Abstract: Sharp thresholds are ubiquitous high-dimensional combinatorial structures. The oldest example is probably the sudden emergence of the giant component in random graphs, first discovered by Erdos and Renyi.
More recently, threshold phenomena have started to play an important role in
some statistical learning and statistical signal processing problems, in part
because of the interest in 'compressed sensing'.
The basic setting is one in which a large number of noisy observations of a
high-dimensional object are made. As the ratio of the number of observations to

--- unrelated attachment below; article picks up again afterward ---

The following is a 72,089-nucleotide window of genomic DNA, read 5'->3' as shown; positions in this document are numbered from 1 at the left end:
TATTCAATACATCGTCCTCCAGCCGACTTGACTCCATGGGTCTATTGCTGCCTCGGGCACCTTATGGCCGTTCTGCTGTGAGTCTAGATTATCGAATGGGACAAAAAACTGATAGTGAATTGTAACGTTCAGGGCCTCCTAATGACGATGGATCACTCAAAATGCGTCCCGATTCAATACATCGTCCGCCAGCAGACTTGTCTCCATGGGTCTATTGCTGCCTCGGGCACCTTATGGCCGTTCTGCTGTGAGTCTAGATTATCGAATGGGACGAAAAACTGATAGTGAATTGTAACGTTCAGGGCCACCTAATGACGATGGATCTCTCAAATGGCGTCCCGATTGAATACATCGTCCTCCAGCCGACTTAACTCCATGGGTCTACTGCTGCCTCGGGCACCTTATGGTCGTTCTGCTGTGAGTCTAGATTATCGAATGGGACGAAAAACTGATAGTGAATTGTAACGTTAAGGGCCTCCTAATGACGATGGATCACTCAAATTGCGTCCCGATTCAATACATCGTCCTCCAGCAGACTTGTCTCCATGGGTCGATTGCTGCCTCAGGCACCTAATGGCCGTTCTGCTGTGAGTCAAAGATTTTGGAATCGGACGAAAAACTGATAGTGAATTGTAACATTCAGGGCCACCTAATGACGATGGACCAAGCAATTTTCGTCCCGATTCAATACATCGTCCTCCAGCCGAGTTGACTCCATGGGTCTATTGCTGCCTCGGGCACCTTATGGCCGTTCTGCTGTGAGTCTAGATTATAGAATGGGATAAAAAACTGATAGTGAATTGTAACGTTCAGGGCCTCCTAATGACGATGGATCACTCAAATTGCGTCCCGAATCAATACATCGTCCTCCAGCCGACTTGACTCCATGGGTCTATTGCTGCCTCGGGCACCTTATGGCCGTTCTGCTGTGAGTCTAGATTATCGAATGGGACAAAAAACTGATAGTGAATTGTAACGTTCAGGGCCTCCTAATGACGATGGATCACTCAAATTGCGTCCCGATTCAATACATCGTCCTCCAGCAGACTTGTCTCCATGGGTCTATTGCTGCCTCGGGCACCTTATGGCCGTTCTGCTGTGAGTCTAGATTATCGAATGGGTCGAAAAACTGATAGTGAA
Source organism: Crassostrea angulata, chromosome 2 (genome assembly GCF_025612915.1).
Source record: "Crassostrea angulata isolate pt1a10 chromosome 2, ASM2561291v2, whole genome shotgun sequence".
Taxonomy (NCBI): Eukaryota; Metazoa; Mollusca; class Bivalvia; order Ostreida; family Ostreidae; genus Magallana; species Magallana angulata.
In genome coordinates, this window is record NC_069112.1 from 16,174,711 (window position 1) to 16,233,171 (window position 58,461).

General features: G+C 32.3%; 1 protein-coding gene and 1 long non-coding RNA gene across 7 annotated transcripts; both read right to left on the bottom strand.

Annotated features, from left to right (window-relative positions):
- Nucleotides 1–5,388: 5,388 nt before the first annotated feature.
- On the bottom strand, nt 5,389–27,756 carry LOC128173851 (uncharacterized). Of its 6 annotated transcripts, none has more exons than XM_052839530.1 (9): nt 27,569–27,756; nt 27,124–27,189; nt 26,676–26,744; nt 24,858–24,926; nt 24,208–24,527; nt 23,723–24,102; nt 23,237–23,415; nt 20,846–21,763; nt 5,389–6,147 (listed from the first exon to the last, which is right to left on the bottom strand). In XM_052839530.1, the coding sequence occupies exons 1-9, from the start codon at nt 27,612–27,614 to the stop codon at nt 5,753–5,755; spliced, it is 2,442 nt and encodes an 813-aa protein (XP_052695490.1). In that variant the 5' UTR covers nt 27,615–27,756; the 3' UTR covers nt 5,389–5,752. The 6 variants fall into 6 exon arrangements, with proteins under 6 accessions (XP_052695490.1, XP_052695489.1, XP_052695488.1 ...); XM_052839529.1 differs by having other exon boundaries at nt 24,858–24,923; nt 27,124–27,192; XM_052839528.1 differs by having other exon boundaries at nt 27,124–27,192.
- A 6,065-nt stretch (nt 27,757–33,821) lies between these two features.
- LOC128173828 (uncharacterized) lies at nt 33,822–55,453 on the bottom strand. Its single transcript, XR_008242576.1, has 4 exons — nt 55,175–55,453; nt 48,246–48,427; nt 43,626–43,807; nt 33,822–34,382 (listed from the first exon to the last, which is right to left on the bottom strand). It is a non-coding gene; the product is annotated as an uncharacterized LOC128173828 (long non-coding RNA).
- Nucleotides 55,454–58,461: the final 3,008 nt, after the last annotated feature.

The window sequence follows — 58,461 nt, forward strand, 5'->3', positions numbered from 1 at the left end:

the number of `hidden dimensions' crosses a threshold, our ability to
reconstruct the object increases dramatically.
I will discuss several examples of this phenomenon, and some algorithmic and
mathematical ideas that allow to characterize threshold phenomena.
[based on joint
work with Mohsen Bayati, David Donoho, Iain Johnstone, Arian Maleki]